Researchers have identified a substance that they say could be a potential vaccine candidate for malaria.
Malaria vaccine has been an area of intensive research. Now, researchers have identified a substance that they say could be a potential vaccine candidate for malaria.
Malaria is a life-threatening disease caused by Plasmodium parasites transmitted to humans from the bites of infected Anopheles mosquitoes. The most harmful parasite is Plasmodium falciparum. In 2012, malaria was responsible for around 627,000 deaths worldwide, of which 460,000 occurred among African children under the age of 5 years.
Blood from a rare group of children from Tanzania, found to be naturally immune to malaria have now helped scientists take a giant leap in developing a vaccine against malaria.
After analyzing blood samples from 1,000 Tanzanian toddlers, researchers from Brown University's medical school discovered 6 percent of those children produce an antibody that attacks the malaria-causing parasite and makes the children immune to the disease.
Scientists say these unique antibodies essentially trap the malaria parasite in red blood cells during a key stage in its life cycle. This prevents the parasite from bursting out and spreading throughout the host's body.
In addition, the researchers from Rhode Island Hospital, the National Institutes of Health, Harvard Medical School, and the University of Washington found that the same antibodies were present in the blood of Kenyan teenagers who also had natural protection against the disease.
This led to the development of the primary vaccine PfSEA-1 which disrupts the life cycle of the Plasmodium parasites, trapping them inside red blood cells and preventing them from spreading.
The vaccine takes a new approach to tackling the disease. Other potential vaccines try to stop the parasites entering the red blood cells - an earlier stage of the Plasmodium life cycle.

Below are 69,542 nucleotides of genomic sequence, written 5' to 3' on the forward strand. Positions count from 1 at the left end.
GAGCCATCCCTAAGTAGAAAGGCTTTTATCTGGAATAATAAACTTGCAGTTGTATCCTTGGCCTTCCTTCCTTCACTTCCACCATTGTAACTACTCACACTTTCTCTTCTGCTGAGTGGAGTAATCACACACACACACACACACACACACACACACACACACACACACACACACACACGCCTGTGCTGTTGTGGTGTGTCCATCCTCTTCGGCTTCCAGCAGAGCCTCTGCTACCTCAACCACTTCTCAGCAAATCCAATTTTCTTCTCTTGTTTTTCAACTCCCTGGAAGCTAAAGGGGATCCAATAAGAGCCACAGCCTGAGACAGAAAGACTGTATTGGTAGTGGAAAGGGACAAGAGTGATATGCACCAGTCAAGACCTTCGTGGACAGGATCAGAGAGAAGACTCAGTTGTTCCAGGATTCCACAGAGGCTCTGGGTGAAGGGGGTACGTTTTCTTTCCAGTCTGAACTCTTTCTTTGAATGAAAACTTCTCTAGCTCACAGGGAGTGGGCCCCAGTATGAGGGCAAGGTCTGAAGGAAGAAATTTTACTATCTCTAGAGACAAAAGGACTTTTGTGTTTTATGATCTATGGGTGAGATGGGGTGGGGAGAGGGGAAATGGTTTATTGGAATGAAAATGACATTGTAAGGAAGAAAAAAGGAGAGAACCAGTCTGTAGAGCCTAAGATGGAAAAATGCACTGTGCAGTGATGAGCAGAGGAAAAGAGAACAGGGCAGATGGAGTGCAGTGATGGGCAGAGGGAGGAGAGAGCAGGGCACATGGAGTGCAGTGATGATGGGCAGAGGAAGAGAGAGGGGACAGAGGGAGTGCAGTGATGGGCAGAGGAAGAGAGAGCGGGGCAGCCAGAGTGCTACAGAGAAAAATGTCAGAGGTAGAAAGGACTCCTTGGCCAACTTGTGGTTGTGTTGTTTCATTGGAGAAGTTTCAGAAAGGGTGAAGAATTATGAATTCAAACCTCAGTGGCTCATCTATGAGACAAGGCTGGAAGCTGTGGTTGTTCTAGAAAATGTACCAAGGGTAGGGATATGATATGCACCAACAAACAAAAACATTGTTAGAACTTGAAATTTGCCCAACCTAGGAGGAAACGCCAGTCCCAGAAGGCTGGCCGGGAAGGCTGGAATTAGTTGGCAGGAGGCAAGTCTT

Further tests on the antigen revealed that it stops a malaria parasite from leaving one red blood cell to occupy another. This is a notable finding, according to study co-author Dr. Jonathan Kurtis, director of the Center for International Health Research at Rhode Island Hospital. He explains:
"Many researchers are trying to find ways to develop a malaria vaccine by preventing the parasite from entering the red blood cell, and here we found a way to block it from leaving the cell once it has entered. If it's trapped in the red blood cell, it can't go anywhere - it can't do any further damage."
Dr Kurtis said "PfSEA-1 was discovered by starting with naturally occurring protective human immune responses. Using molecular gymnastics, we identified parasite proteins that are only recognized by antibodies in children who were resistant to malaria but not by antibodies in susceptible children. We subsequently demonstrated that vaccination with one of these proteins, SEA-1 could protect mice from a lethal malaria infection. More importantly, in our cohort of over 750 children, kids who made antibodies to PfSEA-1 did not develop severe malaria, while children without these antibodies were susceptible to this severe complication".
"PfSEA-1 is essential to allow the parasite to escape from one infected red blood cell and infect additional blood cells. This cycle of expansion in red blood cells is critical for parasite survival and is the key process that leads to morbidity and mortality in humans. Using molecular techniques, we decreased the amount of PfSEA-1 that parasites could produce and demonstrated that these altered parasites had a significant growth defect. More importantly, antibodies to PfSEAs prevent the parasites from escaping from red blood cells, presumably by interfering with the function of PfSEA-1".
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